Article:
Note: Domains such as .ca (Canada) or .au (Australia) are country-specific domain names. It is not easy to tell what type of organization is behind these domain names so use some of the other criteria to evaluate the website. 

    Accuracy: The reliability, truthfulness and correctness of the content.

    • Where does the information come from?
    • Is the information supported by evidence?
    • Has the information been reviewed or refereed?
    • Can you verify any of the information in another source or from personal knowledge?
    • Does the language or tone seem unbiased and free of emotion?
    • Are there spelling, grammar or typographical errors?

     Purpose: The reason the information exists.

    • What is the purpose of the information? Is it to inform, teach, sell, entertain or persuade?
    • Do the authors/sponsors make their intentions or purpose clear?
    • Is the information fact, opinion or propaganda?
    • Does the point of view appear objective and impartial?
    • Are there political, ideological, cultural, religious, institutional or personal biases?


    The CRAAP test is provided by the Meriam Library California State University, Chico.

    Scholarly vs Non-Scholarly Resources

    Your instructor may ask you to use only scholarly resources for your paper.  What's the difference between a scholarly or non-scholarly resource?

    Scholarly (peer-reviewed) sources include encyclopedias, books, and articles published in scholarly journals.  These sources are reviewed by a panel of experts in that particular field, and are often published by a professional association or a university press.  These experts ensure the information published is credible before accepting it for publication.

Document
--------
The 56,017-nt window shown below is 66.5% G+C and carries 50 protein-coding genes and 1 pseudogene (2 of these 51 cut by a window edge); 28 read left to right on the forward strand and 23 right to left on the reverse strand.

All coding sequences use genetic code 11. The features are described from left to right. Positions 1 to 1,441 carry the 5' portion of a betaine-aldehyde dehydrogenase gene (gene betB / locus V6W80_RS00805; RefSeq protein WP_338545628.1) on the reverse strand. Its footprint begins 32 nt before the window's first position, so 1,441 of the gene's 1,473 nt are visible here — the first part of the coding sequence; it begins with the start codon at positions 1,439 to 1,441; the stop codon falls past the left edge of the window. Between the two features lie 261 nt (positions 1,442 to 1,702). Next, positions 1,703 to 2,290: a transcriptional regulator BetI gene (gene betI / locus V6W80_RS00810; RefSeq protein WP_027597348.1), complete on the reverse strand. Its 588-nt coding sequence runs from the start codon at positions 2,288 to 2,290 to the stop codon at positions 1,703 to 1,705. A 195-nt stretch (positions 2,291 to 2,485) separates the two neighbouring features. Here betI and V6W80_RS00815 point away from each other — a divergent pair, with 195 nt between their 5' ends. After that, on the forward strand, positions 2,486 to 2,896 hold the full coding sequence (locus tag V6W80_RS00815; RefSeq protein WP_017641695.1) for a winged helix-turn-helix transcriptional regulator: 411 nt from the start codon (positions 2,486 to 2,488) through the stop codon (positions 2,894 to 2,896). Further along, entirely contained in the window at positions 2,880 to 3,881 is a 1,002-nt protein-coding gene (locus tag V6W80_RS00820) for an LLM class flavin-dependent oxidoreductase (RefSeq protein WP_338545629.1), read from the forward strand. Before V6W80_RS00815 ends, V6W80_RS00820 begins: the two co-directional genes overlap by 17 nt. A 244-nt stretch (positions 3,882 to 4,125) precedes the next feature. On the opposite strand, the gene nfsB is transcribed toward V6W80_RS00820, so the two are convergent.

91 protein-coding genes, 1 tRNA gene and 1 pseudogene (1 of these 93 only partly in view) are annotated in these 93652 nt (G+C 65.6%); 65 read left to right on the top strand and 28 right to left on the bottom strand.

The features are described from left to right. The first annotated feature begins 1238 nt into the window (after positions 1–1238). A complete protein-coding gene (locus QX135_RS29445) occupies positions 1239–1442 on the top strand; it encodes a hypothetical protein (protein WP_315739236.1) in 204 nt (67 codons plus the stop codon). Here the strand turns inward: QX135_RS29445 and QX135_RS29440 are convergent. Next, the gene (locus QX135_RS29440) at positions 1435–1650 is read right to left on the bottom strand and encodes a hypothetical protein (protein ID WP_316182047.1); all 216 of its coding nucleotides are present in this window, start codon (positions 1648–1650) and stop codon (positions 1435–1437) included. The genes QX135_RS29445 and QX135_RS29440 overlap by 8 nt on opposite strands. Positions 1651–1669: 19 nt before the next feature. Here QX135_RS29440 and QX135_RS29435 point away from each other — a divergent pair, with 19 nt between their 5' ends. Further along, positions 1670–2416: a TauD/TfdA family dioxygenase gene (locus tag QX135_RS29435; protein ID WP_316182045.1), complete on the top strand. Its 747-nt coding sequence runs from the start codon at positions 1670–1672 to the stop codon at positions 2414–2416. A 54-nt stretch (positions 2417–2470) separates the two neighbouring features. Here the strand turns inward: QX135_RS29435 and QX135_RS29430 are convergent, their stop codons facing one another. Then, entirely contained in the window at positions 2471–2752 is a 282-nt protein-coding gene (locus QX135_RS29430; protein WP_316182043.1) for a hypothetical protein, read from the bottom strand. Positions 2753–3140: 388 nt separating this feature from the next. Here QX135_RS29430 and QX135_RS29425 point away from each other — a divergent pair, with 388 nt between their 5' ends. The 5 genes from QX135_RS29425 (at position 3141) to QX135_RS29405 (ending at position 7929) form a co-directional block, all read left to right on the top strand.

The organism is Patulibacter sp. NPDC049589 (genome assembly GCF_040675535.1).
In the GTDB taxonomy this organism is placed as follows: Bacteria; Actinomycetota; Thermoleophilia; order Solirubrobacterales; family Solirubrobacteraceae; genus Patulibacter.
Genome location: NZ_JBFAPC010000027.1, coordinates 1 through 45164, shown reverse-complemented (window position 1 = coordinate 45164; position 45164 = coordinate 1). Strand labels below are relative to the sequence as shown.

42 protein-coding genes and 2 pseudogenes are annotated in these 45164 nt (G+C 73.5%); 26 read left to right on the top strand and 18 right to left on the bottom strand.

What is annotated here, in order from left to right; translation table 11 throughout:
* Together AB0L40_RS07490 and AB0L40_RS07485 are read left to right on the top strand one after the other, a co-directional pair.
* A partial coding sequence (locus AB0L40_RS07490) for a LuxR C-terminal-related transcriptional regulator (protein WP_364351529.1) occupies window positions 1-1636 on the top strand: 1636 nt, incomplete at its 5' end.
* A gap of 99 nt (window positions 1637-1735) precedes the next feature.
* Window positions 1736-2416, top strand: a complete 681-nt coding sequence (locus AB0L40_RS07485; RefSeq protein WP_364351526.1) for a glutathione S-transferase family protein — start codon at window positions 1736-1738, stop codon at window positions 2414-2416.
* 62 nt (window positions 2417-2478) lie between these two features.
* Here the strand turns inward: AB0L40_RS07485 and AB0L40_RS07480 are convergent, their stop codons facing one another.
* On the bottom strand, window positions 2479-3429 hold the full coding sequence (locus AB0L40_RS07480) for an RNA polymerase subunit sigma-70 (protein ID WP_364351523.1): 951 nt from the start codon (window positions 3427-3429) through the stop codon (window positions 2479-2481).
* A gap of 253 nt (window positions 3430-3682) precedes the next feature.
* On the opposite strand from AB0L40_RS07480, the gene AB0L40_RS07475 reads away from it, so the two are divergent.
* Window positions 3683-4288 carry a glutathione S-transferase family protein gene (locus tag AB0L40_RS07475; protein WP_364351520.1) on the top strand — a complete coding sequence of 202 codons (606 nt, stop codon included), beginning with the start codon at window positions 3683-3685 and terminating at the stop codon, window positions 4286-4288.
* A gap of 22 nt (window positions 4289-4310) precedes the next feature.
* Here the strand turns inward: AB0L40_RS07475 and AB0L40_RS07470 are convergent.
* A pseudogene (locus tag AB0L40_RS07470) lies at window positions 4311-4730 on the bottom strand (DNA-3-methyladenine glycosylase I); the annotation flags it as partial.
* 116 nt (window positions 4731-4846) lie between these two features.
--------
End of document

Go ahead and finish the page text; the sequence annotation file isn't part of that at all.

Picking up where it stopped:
More information:

    Non-Scholarly sources include websites, magazines, newspapers, and books that undergo no expert review prior to publishing.

      Check with your instructor if you plan to use non-scholarly sources and use the CRAAP test to evaluate them.

      What are Peer-Reviewed Articles?

      Does your instructor require you to use scholarly, or peer-reviewed articles?  Watch the video below from Vanderbuilt University to find out what peer-reviewed articles are.

      What about Wikipedia?

      Wikipedia is a free, online encyclopedia that contains articles about nearly any topic.  It may be tempting to use it as a resource for an assignment, but keep in mind that most instructors WILL NOT accept wikipedia as an acceptable source.  Why?  Wikipedia entries can be edited by anyone that has access to a computer and creates a wikipedia account.  This often compromises the quality of information that may appear in Wikipedia entries. The last thing you want to do is to use false information in your assignments.

      So what do you do?  Use Wikipedia as a starting point for your research, but, if you want to use information from it, try to verify it in another reputable source instead.

      See the video below for more about Wikipedia: